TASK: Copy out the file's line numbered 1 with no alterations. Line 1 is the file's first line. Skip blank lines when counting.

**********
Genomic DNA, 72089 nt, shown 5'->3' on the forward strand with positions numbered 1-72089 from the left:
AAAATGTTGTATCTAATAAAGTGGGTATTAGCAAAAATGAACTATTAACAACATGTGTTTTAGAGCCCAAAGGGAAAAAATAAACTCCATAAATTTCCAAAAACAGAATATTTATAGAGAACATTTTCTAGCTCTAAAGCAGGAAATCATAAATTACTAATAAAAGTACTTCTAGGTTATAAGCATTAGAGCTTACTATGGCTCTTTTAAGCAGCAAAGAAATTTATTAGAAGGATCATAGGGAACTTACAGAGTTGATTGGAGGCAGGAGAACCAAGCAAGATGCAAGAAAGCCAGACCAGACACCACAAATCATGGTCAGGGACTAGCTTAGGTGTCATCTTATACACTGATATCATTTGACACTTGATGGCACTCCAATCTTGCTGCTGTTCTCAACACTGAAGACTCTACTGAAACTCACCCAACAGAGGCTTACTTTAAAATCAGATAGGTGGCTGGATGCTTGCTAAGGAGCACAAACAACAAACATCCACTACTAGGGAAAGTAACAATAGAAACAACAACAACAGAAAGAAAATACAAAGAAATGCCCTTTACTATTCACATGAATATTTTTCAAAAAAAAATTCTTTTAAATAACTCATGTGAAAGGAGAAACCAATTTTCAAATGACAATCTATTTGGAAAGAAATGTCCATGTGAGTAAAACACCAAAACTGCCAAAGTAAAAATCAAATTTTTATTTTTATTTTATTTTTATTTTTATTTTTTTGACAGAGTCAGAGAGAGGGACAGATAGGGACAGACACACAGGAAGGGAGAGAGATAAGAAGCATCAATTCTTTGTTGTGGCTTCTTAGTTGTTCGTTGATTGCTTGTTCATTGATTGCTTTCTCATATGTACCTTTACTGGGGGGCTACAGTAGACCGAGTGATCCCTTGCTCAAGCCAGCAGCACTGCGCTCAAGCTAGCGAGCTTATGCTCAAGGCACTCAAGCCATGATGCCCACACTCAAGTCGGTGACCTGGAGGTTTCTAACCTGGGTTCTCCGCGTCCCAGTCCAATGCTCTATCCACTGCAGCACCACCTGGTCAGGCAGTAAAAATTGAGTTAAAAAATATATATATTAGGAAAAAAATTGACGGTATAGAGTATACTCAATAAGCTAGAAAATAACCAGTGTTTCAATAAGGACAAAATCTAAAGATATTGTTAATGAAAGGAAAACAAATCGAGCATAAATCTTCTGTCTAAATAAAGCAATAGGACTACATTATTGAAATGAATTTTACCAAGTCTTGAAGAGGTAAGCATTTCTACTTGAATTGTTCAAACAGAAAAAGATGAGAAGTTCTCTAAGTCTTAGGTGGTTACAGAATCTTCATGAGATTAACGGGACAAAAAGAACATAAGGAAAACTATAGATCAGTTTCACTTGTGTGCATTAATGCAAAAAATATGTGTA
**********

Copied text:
Genomic DNA, 72089 nt, shown 5'->3' on the forward strand with positions numbered 1-72089 from the left: